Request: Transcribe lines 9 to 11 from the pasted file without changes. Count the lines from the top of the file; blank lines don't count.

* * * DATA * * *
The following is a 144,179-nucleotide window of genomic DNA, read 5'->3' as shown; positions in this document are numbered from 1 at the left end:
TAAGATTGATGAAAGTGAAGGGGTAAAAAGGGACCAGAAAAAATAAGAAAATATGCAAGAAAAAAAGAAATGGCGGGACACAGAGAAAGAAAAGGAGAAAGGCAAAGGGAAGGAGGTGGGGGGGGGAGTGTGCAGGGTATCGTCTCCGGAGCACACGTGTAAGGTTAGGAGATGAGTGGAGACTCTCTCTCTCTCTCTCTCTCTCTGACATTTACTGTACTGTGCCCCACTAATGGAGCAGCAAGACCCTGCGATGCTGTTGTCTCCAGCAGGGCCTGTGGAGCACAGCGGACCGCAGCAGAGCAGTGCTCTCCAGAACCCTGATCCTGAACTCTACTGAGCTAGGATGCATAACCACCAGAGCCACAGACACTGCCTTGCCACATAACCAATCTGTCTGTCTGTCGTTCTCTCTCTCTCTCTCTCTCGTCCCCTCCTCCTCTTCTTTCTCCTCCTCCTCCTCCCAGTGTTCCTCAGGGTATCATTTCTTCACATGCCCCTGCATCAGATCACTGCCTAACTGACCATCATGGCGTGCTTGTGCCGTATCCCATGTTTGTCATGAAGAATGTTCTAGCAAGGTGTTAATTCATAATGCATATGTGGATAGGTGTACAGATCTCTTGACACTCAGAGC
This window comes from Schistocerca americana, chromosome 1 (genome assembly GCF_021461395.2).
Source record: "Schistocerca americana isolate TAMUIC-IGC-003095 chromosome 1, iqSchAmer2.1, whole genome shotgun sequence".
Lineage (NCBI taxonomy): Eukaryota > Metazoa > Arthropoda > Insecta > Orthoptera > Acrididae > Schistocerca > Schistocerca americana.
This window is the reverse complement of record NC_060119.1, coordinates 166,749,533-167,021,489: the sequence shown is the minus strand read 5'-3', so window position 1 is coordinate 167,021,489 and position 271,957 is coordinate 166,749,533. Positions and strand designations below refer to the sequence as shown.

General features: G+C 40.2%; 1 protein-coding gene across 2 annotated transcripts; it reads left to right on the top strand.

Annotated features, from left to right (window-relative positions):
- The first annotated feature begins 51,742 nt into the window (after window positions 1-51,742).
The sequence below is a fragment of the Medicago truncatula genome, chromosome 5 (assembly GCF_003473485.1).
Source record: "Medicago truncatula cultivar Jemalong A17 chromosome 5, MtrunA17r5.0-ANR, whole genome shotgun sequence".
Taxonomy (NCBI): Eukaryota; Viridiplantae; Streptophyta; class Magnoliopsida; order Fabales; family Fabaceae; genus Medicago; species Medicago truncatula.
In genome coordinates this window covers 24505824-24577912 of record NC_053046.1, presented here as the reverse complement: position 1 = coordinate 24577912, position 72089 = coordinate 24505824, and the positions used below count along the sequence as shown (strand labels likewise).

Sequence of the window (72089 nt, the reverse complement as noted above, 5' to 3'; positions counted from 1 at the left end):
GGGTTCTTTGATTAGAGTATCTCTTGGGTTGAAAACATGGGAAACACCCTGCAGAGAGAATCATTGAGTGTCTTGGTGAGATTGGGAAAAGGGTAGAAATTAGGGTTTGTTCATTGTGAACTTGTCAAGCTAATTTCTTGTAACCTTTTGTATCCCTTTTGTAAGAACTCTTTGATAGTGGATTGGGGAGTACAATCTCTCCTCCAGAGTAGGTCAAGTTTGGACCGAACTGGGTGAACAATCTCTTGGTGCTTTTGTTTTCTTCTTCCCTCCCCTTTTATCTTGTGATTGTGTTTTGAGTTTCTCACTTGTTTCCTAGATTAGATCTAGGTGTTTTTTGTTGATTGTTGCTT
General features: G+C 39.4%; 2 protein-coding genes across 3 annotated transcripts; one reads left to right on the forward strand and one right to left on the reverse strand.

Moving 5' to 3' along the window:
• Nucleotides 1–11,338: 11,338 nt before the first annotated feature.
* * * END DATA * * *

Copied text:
- The first annotated feature begins 51,742 nt into the window (after window positions 1-51,742).
The sequence below is a fragment of the Medicago truncatula genome, chromosome 5 (assembly GCF_003473485.1).
Source record: "Medicago truncatula cultivar Jemalong A17 chromosome 5, MtrunA17r5.0-ANR, whole genome shotgun sequence".